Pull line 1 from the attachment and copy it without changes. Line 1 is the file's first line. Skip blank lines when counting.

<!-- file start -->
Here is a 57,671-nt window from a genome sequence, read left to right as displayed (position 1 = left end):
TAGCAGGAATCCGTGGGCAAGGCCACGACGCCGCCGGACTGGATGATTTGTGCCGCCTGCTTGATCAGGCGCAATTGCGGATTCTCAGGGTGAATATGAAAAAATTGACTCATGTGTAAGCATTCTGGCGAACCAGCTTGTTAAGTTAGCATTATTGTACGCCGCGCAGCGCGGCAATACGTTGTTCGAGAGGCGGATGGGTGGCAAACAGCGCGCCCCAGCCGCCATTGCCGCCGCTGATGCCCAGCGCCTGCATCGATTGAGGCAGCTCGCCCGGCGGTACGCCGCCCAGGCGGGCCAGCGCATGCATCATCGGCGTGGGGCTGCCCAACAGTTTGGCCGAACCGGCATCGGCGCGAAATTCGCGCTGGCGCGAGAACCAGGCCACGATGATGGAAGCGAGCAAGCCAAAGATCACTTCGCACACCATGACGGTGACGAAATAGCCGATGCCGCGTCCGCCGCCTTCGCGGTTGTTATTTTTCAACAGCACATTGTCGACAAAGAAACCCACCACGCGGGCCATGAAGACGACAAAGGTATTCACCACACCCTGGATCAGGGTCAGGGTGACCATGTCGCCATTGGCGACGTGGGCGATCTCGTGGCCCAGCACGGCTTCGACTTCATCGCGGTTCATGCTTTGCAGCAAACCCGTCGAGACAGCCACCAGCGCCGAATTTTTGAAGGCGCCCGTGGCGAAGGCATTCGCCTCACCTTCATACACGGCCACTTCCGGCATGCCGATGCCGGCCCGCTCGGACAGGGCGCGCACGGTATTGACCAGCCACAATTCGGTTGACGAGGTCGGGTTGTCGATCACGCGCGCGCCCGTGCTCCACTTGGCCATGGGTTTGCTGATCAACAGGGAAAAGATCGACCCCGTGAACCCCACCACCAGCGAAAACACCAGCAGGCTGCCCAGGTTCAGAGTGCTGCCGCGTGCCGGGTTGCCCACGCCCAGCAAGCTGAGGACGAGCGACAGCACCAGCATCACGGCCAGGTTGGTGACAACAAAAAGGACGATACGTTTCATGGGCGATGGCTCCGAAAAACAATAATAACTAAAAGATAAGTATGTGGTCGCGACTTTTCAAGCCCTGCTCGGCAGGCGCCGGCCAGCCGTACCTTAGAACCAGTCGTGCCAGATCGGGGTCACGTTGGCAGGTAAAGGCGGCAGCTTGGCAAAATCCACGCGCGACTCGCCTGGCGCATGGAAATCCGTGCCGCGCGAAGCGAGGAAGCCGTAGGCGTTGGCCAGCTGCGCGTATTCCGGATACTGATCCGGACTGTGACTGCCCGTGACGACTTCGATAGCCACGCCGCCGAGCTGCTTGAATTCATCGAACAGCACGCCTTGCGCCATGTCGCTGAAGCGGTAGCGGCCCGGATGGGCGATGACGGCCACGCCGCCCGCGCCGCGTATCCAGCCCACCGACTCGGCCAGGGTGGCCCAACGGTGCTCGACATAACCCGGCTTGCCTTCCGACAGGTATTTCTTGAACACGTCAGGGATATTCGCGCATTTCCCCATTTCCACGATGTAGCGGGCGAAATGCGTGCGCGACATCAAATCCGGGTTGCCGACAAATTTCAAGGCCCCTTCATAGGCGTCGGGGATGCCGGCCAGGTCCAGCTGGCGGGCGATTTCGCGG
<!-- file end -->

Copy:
Here is a 57,671-nt window from a genome sequence, read left to right as displayed (position 1 = left end):